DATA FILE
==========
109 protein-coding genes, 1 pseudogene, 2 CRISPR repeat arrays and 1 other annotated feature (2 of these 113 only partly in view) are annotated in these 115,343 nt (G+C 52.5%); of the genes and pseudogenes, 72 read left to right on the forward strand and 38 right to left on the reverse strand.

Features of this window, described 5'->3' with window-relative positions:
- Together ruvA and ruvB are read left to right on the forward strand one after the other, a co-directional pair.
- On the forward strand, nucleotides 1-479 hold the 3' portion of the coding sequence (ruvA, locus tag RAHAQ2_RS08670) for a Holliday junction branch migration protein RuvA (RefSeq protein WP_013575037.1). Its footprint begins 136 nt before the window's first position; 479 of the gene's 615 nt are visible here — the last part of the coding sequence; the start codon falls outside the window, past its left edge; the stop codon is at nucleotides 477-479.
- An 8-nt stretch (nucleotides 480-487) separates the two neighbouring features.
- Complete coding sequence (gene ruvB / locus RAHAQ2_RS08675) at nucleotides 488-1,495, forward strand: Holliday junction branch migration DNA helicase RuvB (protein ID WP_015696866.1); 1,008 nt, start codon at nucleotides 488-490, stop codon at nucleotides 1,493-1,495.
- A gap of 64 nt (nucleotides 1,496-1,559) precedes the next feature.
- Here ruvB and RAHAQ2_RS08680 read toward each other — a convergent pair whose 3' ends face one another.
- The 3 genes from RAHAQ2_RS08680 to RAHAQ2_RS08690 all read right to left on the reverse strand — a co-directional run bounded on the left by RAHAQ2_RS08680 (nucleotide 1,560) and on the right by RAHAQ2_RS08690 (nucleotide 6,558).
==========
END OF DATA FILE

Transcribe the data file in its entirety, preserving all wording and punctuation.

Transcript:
109 protein-coding genes, 1 pseudogene, 2 CRISPR repeat arrays and 1 other annotated feature (2 of these 113 only partly in view) are annotated in these 115,343 nt (G+C 52.5%); of the genes and pseudogenes, 72 read left to right on the forward strand and 38 right to left on the reverse strand.

Features of this window, described 5'->3' with window-relative positions:
- Together ruvA and ruvB are read left to right on the forward strand one after the other, a co-directional pair.
- On the forward strand, nucleotides 1-479 hold the 3' portion of the coding sequence (ruvA, locus tag RAHAQ2_RS08670) for a Holliday junction branch migration protein RuvA (RefSeq protein WP_013575037.1). Its footprint begins 136 nt before the window's first position; 479 of the gene's 615 nt are visible here — the last part of the coding sequence; the start codon falls outside the window, past its left edge; the stop codon is at nucleotides 477-479.
- An 8-nt stretch (nucleotides 480-487) separates the two neighbouring features.
- Complete coding sequence (gene ruvB / locus RAHAQ2_RS08675) at nucleotides 488-1,495, forward strand: Holliday junction branch migration DNA helicase RuvB (protein ID WP_015696866.1); 1,008 nt, start codon at nucleotides 488-490, stop codon at nucleotides 1,493-1,495.
- A gap of 64 nt (nucleotides 1,496-1,559) precedes the next feature.
- Here ruvB and RAHAQ2_RS08680 read toward each other — a convergent pair whose 3' ends face one another.
- The 3 genes from RAHAQ2_RS08680 to RAHAQ2_RS08690 all read right to left on the reverse strand — a co-directional run bounded on the left by RAHAQ2_RS08680 (nucleotide 1,560) and on the right by RAHAQ2_RS08690 (nucleotide 6,558).